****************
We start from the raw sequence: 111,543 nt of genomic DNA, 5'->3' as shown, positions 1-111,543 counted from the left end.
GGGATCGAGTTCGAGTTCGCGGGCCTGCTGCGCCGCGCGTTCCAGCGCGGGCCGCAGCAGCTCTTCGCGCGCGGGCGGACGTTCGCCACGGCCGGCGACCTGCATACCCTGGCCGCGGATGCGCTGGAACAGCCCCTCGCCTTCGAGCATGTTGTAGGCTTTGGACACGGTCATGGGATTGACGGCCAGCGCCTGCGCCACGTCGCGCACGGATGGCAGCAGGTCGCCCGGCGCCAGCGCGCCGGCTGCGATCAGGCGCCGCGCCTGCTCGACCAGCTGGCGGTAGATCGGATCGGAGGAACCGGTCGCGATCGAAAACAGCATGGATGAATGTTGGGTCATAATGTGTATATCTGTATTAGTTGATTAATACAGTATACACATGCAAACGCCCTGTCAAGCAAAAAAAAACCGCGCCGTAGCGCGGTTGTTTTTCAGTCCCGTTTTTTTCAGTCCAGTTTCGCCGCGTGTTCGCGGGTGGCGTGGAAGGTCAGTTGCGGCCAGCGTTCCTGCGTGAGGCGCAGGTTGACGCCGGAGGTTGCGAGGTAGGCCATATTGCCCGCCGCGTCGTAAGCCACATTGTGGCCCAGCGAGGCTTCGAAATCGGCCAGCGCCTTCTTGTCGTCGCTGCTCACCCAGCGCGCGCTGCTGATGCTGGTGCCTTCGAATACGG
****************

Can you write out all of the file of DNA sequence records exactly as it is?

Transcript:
We start from the raw sequence: 111,543 nt of genomic DNA, 5'->3' as shown, positions 1-111,543 counted from the left end.
GGGATCGAGTTCGAGTTCGCGGGCCTGCTGCGCCGCGCGTTCCAGCGCGGGCCGCAGCAGCTCTTCGCGCGCGGGCGGACGTTCGCCACGGCCGGCGACCTGCATACCCTGGCCGCGGATGCGCTGGAACAGCCCCTCGCCTTCGAGCATGTTGTAGGCTTTGGACACGGTCATGGGATTGACGGCCAGCGCCTGCGCCACGTCGCGCACGGATGGCAGCAGGTCGCCCGGCGCCAGCGCGCCGGCTGCGATCAGGCGCCGCGCCTGCTCGACCAGCTGGCGGTAGATCGGATCGGAGGAACCGGTCGCGATCGAAAACAGCATGGATGAATGTTGGGTCATAATGTGTATATCTGTATTAGTTGATTAATACAGTATACACATGCAAACGCCCTGTCAAGCAAAAAAAAACCGCGCCGTAGCGCGGTTGTTTTTCAGTCCCGTTTTTTTCAGTCCAGTTTCGCCGCGTGTTCGCGGGTGGCGTGGAAGGTCAGTTGCGGCCAGCGTTCCTGCGTGAGGCGCAGGTTGACGCCGGAGGTTGCGAGGTAGGCCATATTGCCCGCCGCGTCGTAAGCCACATTGTGGCCCAGCGAGGCTTCGAAATCGGCCAGCGCCTTCTTGTCGTCGCTGCTCACCCAGCGCGCGCTGCTGATGCTGGTGCCTTCGAATACGG